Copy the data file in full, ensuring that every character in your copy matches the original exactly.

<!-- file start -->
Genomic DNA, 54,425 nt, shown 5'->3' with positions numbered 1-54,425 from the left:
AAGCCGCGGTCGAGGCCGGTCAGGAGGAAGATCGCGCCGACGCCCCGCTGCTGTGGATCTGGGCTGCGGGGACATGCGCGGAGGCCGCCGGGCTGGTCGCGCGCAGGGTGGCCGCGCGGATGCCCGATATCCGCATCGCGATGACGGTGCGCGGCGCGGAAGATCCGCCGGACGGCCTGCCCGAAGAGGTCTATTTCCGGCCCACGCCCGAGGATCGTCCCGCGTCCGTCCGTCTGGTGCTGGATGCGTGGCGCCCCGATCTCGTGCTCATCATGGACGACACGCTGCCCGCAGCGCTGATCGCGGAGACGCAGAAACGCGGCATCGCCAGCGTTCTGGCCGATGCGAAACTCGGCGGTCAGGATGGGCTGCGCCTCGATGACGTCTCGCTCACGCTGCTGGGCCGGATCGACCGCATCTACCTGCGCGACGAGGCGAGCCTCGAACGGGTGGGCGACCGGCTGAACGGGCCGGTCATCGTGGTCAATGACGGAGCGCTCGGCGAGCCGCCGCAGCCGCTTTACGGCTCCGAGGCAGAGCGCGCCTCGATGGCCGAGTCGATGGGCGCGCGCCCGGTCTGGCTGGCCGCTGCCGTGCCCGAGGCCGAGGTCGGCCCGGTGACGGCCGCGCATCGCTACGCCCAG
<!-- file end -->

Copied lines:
Genomic DNA, 54,425 nt, shown 5'->3' with positions numbered 1-54,425 from the left:
AAGCCGCGGTCGAGGCCGGTCAGGAGGAAGATCGCGCCGACGCCCCGCTGCTGTGGATCTGGGCTGCGGGGACATGCGCGGAGGCCGCCGGGCTGGTCGCGCGCAGGGTGGCCGCGCGGATGCCCGATATCCGCATCGCGATGACGGTGCGCGGCGCGGAAGATCCGCCGGACGGCCTGCCCGAAGAGGTCTATTTCCGGCCCACGCCCGAGGATCGTCCCGCGTCCGTCCGTCTGGTGCTGGATGCGTGGCGCCCCGATCTCGTGCTCATCATGGACGACACGCTGCCCGCAGCGCTGATCGCGGAGACGCAGAAACGCGGCATCGCCAGCGTTCTGGCCGATGCGAAACTCGGCGGTCAGGATGGGCTGCGCCTCGATGACGTCTCGCTCACGCTGCTGGGCCGGATCGACCGCATCTACCTGCGCGACGAGGCGAGCCTCGAACGGGTGGGCGACCGGCTGAACGGGCCGGTCATCGTGGTCAATGACGGAGCGCTCGGCGAGCCGCCGCAGCCGCTTTACGGCTCCGAGGCAGAGCGCGCCTCGATGGCCGAGTCGATGGGCGCGCGCCCGGTCTGGCTGGCCGCTGCCGTGCCCGAGGCCGAGGTCGGCCCGGTGACGGCCGCGCATCGCTACGCCCAG